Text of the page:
Proposed Elim quarry faces latest hurdle: lack of money

Plans to get a rock quarry project off the ground in Elim have hit a funding road block. So far, the projected site has been selected 20 miles southwest of the community and the sample test results on the project’s dimensional stone and rip-rap show promise.

Additionally, Morris Nakaruk, the vice president of the local village native corporation, says interest from potential business partners is high and the project has significant value to the community of Elim.

“I think it’ll be good for our village because of the long-term employment opportunities for our youth and the folks in general that live in Elim and the surrounding areas,” he said.

Nakaruk has been involved with the proposed rock quarry since its inception in 2001.

The main hang-up right now is getting enough money to fund the rock quarry. Initial estimates show the permitting process and start up work would cost around $1 million. 

According to Nakaruk, Elim’s Native Corporation can’t foot the bill on its own so they’ve been searching for other sources of funding like specific federal grants through the Bureau of Indian Affairs and the Department of Interior. But so far, their search hasn’t been very successful.

“It’s not available for our tribes in Alaska,” he said. “It’s available to Lower 48 tribes on mining development through the BIA system. We were trying to go through our senators to have that changed so we could access some of that funding”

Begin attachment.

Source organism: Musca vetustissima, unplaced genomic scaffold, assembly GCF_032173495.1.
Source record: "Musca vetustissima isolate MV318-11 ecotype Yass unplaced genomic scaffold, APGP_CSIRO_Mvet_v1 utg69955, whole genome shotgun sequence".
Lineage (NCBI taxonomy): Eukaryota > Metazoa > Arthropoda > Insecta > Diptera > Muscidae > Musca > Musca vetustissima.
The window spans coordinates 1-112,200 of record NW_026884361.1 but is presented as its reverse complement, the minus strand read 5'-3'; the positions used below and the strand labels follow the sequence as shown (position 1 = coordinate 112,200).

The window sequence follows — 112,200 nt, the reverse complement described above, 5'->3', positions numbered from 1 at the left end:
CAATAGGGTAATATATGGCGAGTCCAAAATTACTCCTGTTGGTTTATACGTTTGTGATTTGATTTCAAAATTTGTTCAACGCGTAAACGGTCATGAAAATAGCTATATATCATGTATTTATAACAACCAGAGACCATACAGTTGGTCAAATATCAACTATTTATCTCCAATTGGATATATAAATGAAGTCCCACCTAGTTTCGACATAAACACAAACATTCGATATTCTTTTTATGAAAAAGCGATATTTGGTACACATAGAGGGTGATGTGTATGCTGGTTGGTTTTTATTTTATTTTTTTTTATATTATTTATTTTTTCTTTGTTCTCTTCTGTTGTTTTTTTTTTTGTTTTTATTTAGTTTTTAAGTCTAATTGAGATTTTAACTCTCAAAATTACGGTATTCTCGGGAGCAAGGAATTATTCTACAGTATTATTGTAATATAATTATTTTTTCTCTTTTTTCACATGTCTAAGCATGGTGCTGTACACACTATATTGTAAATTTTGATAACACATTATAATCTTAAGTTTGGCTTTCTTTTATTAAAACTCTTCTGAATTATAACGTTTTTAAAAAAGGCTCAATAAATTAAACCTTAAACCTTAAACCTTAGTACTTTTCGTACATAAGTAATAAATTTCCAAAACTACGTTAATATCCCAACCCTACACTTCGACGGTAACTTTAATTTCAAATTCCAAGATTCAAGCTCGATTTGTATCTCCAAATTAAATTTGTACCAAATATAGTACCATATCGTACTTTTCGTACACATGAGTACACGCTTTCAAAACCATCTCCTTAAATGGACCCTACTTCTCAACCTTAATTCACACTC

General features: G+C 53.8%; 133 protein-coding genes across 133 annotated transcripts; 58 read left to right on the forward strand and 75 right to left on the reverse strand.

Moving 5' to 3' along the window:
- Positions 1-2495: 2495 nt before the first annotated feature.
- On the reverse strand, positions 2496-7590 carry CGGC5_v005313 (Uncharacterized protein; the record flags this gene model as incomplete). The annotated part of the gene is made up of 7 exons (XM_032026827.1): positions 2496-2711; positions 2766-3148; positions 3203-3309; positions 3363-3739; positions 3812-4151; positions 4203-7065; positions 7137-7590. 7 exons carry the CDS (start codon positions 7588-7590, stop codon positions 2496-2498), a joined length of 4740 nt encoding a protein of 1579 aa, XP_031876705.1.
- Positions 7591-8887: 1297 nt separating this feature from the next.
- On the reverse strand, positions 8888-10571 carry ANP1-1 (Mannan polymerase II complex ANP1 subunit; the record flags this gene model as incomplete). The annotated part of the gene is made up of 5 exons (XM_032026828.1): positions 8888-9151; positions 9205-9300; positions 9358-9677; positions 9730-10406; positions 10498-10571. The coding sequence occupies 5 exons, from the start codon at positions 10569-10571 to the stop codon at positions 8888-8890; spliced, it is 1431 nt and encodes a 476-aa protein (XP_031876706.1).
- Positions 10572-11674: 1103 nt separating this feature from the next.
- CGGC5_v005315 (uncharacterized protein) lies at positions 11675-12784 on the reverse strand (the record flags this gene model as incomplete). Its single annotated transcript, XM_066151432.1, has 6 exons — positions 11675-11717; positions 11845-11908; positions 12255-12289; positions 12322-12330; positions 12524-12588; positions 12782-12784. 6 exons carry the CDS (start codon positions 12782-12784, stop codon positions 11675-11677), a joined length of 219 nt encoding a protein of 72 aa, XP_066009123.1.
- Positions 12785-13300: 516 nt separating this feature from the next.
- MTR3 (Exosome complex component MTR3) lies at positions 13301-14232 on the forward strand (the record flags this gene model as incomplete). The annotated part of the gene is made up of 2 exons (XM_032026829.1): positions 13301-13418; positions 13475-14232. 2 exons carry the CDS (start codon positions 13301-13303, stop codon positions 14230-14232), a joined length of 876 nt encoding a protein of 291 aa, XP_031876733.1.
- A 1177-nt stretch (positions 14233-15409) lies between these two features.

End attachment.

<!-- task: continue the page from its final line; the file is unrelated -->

Earlier this year, Senator Dan Sullivan assisted the local Native Corporation in meeting with top federal officials who could potentially help the Western Alaska rock quarry project find needed funding. Sullivan says some of the issues Elim is dealing with stem from their decision to opt-out of the Alaska Native Claims Settlement Act (ANCSA).

“They’re a bit unique from other Alaska Native regional or village corporations. But the one thing that I emphasize a lot is that it’s not just funding, it’s also the permitting process,” he said. “When you have federal agencies particularly in Alaska that take forever to permit different projects, it can be a real source of obstacles to getting economic development off the ground.”

Sullivan says he will continue to work with the Elim Native Corporation and related agencies to help them develop what he refers to as a mineral-rich project with a lot of potential. But for now, Nakaruk says Elim is still waiting on further communication from the Department of Interior and hopes to secure enough funding before they begin the permitting process.

There are possible private investors according to Nakaruk, but interest and inquiries have subsided as the rock quarry’s development has stalled. 

If or when the Elim project gets up and going, it has a potential life of 50 years.

Previous articleAfter Nome detention facility closure, some fear youth sent out of the region won’t return
Next articleUPDATE: Overdue Anchorage sheep hunters return, troopers say
Davis Hovey is a news reporter at KNOM - Nome. Hovey was born and raised in Virginia. He spent most of his childhood in Greene County 20 minutes outside of Charlottesville where University of Virginia is located. Hovis was drawn in by the opportunity to work for a radio station in a remote, unique place like Nome Alaska. Hovis went to Syracuse University, where he graduated with a Bachelor’s of Science in Broadcast Digital Journalism.

No posts to display